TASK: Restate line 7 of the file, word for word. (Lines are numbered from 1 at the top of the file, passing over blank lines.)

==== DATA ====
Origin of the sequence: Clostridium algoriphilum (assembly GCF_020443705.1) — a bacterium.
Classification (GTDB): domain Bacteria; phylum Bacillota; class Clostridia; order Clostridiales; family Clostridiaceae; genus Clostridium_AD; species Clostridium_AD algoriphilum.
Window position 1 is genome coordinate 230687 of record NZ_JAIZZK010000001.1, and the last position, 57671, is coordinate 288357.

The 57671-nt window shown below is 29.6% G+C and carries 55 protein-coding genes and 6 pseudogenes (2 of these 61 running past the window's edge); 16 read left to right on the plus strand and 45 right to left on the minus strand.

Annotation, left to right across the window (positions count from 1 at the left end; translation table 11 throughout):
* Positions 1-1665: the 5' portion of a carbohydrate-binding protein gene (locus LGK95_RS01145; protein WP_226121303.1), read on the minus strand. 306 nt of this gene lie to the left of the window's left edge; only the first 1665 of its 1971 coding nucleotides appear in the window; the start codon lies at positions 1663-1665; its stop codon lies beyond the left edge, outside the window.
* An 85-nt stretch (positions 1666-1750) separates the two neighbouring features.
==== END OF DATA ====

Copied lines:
* An 85-nt stretch (positions 1666-1750) separates the two neighbouring features.